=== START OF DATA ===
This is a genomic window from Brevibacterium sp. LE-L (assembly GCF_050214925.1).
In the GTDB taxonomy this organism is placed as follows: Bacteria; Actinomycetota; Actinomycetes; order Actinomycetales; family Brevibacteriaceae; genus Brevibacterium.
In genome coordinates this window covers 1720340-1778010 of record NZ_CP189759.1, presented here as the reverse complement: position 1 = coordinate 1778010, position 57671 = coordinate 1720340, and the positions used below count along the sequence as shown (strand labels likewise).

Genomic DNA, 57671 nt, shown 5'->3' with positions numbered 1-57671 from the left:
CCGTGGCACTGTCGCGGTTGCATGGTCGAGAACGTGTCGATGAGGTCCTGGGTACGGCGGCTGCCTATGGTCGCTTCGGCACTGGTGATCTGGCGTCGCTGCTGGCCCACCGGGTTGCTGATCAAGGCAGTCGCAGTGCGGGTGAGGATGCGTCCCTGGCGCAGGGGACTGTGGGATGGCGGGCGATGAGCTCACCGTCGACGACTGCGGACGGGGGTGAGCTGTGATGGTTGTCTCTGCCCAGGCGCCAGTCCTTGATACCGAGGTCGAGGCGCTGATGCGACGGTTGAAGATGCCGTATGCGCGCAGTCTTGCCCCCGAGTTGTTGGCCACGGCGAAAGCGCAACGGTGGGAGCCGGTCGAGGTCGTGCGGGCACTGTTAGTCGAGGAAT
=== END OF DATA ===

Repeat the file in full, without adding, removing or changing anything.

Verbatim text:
This is a genomic window from Brevibacterium sp. LE-L (assembly GCF_050214925.1).
In the GTDB taxonomy this organism is placed as follows: Bacteria; Actinomycetota; Actinomycetes; order Actinomycetales; family Brevibacteriaceae; genus Brevibacterium.
In genome coordinates this window covers 1720340-1778010 of record NZ_CP189759.1, presented here as the reverse complement: position 1 = coordinate 1778010, position 57671 = coordinate 1720340, and the positions used below count along the sequence as shown (strand labels likewise).

Genomic DNA, 57671 nt, shown 5'->3' with positions numbered 1-57671 from the left:
CCGTGGCACTGTCGCGGTTGCATGGTCGAGAACGTGTCGATGAGGTCCTGGGTACGGCGGCTGCCTATGGTCGCTTCGGCACTGGTGATCTGGCGTCGCTGCTGGCCCACCGGGTTGCTGATCAAGGCAGTCGCAGTGCGGGTGAGGATGCGTCCCTGGCGCAGGGGACTGTGGGATGGCGGGCGATGAGCTCACCGTCGACGACTGCGGACGGGGGTGAGCTGTGATGGTTGTCTCTGCCCAGGCGCCAGTCCTTGATACCGAGGTCGAGGCGCTGATGCGACGGTTGAAGATGCCGTATGCGCGCAGTCTTGCCCCCGAGTTGTTGGCCACGGCGAAAGCGCAACGGTGGGAGCCGGTCGAGGTCGTGCGGGCACTGTTAGTCGAGGAAT